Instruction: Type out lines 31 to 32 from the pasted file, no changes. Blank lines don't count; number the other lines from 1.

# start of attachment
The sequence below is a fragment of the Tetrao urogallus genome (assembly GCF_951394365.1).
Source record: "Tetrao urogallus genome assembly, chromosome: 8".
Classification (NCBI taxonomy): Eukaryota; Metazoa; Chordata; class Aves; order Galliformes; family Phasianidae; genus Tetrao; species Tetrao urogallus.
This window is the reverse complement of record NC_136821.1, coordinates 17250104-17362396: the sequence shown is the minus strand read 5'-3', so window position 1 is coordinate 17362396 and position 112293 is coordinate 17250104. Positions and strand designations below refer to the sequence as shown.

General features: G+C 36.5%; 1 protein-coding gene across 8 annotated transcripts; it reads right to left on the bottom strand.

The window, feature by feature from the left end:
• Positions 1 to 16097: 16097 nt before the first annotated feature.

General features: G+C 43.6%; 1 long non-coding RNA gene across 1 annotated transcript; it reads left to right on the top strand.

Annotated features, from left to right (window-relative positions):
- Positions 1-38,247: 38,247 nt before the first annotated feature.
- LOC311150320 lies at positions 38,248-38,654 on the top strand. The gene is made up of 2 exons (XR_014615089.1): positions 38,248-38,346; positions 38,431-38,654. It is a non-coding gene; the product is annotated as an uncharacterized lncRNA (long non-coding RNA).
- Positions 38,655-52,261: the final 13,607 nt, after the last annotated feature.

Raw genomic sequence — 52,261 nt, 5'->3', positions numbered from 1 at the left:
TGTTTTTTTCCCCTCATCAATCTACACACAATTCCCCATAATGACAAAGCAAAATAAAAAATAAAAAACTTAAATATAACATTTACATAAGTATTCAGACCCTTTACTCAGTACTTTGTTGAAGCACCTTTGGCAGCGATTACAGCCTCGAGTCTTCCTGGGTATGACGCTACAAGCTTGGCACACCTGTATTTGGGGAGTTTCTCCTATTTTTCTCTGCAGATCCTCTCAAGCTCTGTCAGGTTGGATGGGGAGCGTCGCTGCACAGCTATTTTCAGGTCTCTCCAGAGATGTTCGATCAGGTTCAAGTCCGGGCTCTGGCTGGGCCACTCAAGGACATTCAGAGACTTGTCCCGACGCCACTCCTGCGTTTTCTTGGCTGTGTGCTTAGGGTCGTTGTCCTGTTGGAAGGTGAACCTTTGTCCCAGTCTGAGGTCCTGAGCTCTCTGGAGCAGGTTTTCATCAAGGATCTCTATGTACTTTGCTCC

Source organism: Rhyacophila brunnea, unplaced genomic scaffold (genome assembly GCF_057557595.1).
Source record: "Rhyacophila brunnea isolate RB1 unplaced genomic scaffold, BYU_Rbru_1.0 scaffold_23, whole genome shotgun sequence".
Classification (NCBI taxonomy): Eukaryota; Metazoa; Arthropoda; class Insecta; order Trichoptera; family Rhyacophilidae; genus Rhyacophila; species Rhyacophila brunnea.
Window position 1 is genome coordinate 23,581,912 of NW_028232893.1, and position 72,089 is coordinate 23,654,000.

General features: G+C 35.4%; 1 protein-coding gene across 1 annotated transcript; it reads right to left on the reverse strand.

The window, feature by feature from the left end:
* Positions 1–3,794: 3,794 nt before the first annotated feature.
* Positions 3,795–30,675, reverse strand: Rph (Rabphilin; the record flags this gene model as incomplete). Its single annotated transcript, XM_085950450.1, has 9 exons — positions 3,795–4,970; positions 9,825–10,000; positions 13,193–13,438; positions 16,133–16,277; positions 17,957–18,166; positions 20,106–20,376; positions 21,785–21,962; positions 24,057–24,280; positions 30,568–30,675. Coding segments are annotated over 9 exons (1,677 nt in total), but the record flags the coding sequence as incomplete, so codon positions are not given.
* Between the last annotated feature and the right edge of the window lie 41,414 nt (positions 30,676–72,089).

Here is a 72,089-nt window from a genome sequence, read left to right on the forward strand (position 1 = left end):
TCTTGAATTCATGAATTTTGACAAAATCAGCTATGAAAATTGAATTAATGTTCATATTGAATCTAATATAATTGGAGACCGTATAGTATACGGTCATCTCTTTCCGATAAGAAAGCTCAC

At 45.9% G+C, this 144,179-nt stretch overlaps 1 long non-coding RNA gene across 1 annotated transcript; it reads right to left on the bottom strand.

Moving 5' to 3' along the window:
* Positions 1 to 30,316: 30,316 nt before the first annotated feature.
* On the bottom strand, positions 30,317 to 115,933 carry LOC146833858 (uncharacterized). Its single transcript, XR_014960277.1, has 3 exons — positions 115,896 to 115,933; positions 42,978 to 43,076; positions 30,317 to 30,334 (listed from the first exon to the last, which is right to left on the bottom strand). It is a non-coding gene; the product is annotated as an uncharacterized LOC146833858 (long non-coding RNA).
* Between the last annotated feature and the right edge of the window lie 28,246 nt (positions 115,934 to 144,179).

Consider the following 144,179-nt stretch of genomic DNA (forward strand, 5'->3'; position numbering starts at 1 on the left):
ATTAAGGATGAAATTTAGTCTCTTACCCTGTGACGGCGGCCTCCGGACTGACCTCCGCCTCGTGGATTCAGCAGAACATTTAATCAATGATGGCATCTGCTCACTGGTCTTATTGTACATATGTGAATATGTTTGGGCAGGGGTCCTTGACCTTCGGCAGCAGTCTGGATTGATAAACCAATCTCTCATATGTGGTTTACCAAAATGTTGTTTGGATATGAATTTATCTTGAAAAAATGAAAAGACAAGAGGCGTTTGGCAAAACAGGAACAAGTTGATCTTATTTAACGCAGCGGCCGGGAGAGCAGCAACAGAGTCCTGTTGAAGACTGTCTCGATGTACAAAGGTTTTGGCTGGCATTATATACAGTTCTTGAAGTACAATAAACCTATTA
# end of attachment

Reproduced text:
Consider the following 144,179-nt stretch of genomic DNA (forward strand, 5'->3'; position numbering starts at 1 on the left):
ATTAAGGATGAAATTTAGTCTCTTACCCTGTGACGGCGGCCTCCGGACTGACCTCCGCCTCGTGGATTCAGCAGAACATTTAATCAATGATGGCATCTGCTCACTGGTCTTATTGTACATATGTGAATATGTTTGGGCAGGGGTCCTTGACCTTCGGCAGCAGTCTGGATTGATAAACCAATCTCTCATATGTGGTTTACCAAAATGTTGTTTGGATATGAATTTATCTTGAAAAAATGAAAAGACAAGAGGCGTTTGGCAAAACAGGAACAAGTTGATCTTATTTAACGCAGCGGCCGGGAGAGCAGCAACAGAGTCCTGTTGAAGACTGTCTCGATGTACAAAGGTTTTGGCTGGCATTATATACAGTTCTTGAAGTACAATAAACCTATTA